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Thanks, but no thanks

Thank you, Carol “Kitty” Hafner, for your interest in serving as Alaska’s at-large representative in the United States Congress.

We know it’s taken some effort to become a candidate in the Alaska Democratic Party primary election on Aug. 21, running with fellow Democrat Dimitri Shein and independent candidates Alyse Galvin and Christopher Cummings for the chance to potentially challenge longstanding Republican Rep. Don Young.

You have a fine “Carol Hafner for Congress” campaign website, complete with a mountain photograph, an Alaska state map and several policy positions — some of which reference Alaska.

It’s nice that Alaska voters can see your website. We’ve never met you in Alaska and it appears we won’t be getting the chance, because, as you say, you’ve never been to Alaska and you don’t plan to campaign here in person.

Come to think of it, we Alaskans have known a few carpetbaggers over time. But all of those in recent memory actually set foot in Alaska —  you know, maybe they did a little work in the state, met some people and saw some things before offering to represent us in elected office.

Maybe that’s just old-school thinking. You, Carol Hafner, could be on the right track. Perhaps digitally barnstorming Alaska with just a website, Facebook page and a Twitter account is the way to go. And if Alaskans elect you, you’d never even have to visit Alaska — you were never here in the first place. Why spoil the fun by showing up?

But really, why Alaska?

You told The Associated Press that you want to do good in a place that you feel a kinship for.

We appreciate the desire to do good. Doing good seems to be disappearing from the public square.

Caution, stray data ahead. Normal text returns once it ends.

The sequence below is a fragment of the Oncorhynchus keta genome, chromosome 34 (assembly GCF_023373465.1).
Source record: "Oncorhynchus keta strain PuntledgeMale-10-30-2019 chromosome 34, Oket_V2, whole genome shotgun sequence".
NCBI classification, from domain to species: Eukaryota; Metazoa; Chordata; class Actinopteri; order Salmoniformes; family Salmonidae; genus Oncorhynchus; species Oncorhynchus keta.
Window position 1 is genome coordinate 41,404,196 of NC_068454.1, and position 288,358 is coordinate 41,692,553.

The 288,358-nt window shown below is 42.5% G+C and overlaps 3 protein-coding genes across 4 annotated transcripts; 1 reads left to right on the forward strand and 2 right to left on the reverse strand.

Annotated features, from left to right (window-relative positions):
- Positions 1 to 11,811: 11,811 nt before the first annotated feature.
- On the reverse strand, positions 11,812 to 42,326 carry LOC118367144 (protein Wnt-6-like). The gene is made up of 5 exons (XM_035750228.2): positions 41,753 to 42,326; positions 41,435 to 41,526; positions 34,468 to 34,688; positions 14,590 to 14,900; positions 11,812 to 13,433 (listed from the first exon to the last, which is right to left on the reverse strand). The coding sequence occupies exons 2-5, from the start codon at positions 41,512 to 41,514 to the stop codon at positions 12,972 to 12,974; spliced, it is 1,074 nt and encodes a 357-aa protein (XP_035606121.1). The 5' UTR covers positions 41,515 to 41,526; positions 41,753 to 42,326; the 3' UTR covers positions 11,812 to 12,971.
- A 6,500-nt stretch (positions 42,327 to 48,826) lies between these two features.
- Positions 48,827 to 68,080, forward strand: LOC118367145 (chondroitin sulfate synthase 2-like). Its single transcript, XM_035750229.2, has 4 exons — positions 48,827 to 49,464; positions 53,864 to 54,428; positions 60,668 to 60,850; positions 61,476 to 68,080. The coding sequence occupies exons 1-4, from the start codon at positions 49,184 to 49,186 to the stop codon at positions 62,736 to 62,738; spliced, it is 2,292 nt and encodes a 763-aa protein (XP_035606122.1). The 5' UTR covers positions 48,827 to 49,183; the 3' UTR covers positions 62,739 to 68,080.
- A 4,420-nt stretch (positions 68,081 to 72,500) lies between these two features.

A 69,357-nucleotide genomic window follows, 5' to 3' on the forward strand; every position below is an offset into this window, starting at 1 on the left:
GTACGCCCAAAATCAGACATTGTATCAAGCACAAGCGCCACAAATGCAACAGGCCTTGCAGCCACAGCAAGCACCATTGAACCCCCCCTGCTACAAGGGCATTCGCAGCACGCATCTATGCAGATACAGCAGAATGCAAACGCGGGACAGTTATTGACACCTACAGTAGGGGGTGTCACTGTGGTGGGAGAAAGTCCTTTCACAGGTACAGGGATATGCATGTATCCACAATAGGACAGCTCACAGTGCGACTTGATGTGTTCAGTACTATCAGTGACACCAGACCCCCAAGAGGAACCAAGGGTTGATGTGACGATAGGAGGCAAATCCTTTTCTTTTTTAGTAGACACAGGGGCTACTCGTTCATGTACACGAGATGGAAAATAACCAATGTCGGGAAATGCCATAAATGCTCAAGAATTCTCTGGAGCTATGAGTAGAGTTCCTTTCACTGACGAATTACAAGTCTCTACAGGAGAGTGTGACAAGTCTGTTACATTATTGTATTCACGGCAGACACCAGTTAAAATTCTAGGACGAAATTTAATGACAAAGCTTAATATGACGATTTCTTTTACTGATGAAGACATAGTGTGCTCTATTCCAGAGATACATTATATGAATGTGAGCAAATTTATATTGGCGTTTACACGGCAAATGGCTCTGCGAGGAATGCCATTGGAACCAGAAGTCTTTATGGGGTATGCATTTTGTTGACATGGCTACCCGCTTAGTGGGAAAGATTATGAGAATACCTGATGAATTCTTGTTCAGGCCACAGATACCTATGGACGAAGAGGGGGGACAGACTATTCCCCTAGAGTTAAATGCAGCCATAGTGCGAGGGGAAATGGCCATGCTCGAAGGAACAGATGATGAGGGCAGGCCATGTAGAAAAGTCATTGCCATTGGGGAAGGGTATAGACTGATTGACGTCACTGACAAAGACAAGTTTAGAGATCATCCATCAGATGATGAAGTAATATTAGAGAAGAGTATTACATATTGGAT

Also appreciated are feelings of kinship, although we’re a little unsure how they developed. New Jersey and South Dakota — the locations of your home and a mail-drop address, respectively — aren’t in our geographic neighborhood.

Then again, Alaska reality TV shows like “Deadliest Catch,” Alaskan Bush People,” “Slednecks” and “Ice Road Truckers“ are virtually everywhere. We hear that lots of people get to “know” Alaska by watching those shows.

And, you’ve probably met some of the actual Alaskans who live, work and travel Outside. To meet us is to love us, we’re sure.

Whatever the motivations for becoming a candidate to represent Alaska in the U.S. House of Representatives are, a core requirement for doing the job well is possessing a good understanding of the people and the state in which they live. Spending time in Alaska doesn’t guarantee understanding of anything, but it is a great way to start the learning process.

Perhaps you’re serious about this candidacy. Perhaps it’s a skylark, or something else. The fact remains that you haven’t been here and you’ve no plans to show up.

So we’ll thank you again for offering your services, and hope that all Alaskans say “No thank you” at the polls.